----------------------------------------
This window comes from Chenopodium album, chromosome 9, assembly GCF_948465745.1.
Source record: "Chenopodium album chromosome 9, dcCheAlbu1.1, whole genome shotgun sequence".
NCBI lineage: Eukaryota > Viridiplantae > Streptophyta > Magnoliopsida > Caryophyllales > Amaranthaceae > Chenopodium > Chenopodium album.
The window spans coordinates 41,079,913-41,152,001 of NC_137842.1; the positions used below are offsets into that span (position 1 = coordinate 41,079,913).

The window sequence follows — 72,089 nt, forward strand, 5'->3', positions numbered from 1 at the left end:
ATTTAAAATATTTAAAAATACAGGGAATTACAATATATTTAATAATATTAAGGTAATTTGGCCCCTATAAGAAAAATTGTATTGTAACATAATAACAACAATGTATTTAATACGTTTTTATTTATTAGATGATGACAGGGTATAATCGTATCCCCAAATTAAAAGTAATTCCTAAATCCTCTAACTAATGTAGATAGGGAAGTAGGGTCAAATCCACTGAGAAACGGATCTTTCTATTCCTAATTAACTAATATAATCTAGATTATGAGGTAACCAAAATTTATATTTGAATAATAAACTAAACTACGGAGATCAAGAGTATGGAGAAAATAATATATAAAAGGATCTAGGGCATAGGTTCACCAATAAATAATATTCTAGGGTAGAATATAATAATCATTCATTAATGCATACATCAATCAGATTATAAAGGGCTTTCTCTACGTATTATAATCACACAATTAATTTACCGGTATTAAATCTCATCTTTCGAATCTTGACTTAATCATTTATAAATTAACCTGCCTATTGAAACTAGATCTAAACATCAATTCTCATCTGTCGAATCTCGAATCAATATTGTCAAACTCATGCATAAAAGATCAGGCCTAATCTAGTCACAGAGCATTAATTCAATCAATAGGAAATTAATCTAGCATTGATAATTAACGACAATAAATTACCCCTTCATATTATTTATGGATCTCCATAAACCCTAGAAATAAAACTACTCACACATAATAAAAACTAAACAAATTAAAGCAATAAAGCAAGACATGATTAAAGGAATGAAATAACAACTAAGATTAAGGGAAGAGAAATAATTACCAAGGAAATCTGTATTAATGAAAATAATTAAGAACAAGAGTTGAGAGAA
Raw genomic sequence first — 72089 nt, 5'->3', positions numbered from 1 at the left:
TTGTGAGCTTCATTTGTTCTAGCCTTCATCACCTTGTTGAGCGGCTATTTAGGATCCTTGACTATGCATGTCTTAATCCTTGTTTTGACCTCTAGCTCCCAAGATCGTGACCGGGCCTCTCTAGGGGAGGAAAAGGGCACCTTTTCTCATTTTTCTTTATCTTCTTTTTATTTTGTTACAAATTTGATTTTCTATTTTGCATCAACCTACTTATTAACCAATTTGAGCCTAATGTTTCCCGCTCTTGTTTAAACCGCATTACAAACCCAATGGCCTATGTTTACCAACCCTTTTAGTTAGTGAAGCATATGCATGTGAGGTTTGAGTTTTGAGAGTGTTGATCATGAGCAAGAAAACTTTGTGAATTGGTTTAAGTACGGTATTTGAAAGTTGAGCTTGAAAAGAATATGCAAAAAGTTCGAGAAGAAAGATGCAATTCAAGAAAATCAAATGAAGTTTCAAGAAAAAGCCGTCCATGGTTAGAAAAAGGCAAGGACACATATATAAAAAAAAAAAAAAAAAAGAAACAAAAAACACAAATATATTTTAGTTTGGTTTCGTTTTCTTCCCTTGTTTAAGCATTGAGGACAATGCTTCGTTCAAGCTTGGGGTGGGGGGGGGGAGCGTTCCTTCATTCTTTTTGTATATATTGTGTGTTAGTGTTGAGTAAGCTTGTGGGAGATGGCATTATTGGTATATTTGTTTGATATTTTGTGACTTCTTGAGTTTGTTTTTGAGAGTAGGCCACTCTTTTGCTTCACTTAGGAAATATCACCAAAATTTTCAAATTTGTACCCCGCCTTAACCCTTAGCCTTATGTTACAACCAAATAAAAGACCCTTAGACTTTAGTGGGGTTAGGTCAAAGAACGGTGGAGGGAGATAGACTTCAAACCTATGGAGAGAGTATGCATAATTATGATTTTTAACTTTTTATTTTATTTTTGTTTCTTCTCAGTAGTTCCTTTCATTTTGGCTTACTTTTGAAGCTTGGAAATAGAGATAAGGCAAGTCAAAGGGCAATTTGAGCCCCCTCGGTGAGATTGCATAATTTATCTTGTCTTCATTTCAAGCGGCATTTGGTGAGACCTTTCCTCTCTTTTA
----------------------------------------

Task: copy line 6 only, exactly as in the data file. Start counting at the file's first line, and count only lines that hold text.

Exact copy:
ATTTAAAATATTTAAAAATACAGGGAATTACAATATATTTAATAATATTAAGGTAATTTGGCCCCTATAAGAAAAATTGTATTGTAACATAATAACAACAATGTATTTAATACGTTTTTATTTATTAGATGATGACAGGGTATAATCGTATCCCCAAATTAAAAGTAATTCCTAAATCCTCTAACTAATGTAGATAGGGAAGTAGGGTCAAATCCACTGAGAAACGGATCTTTCTATTCCTAATTAACTAATATAATCTAGATTATGAGGTAACCAAAATTTATATTTGAATAATAAACTAAACTACGGAGATCAAGAGTATGGAGAAAATAATATATAAAAGGATCTAGGGCATAGGTTCACCAATAAATAATATTCTAGGGTAGAATATAATAATCATTCATTAATGCATACATCAATCAGATTATAAAGGGCTTTCTCTACGTATTATAATCACACAATTAATTTACCGGTATTAAATCTCATCTTTCGAATCTTGACTTAATCATTTATAAATTAACCTGCCTATTGAAACTAGATCTAAACATCAATTCTCATCTGTCGAATCTCGAATCAATATTGTCAAACTCATGCATAAAAGATCAGGCCTAATCTAGTCACAGAGCATTAATTCAATCAATAGGAAATTAATCTAGCATTGATAATTAACGACAATAAATTACCCCTTCATATTATTTATGGATCTCCATAAACCCTAGAAATAAAACTACTCACACATAATAAAAACTAAACAAATTAAAGCAATAAAGCAAGACATGATTAAAGGAATGAAATAACAACTAAGATTAAGGGAAGAGAAATAATTACCAAGGAAATCTGTATTAATGAAAATAATTAAGAACAAGAGTTGAGAGAA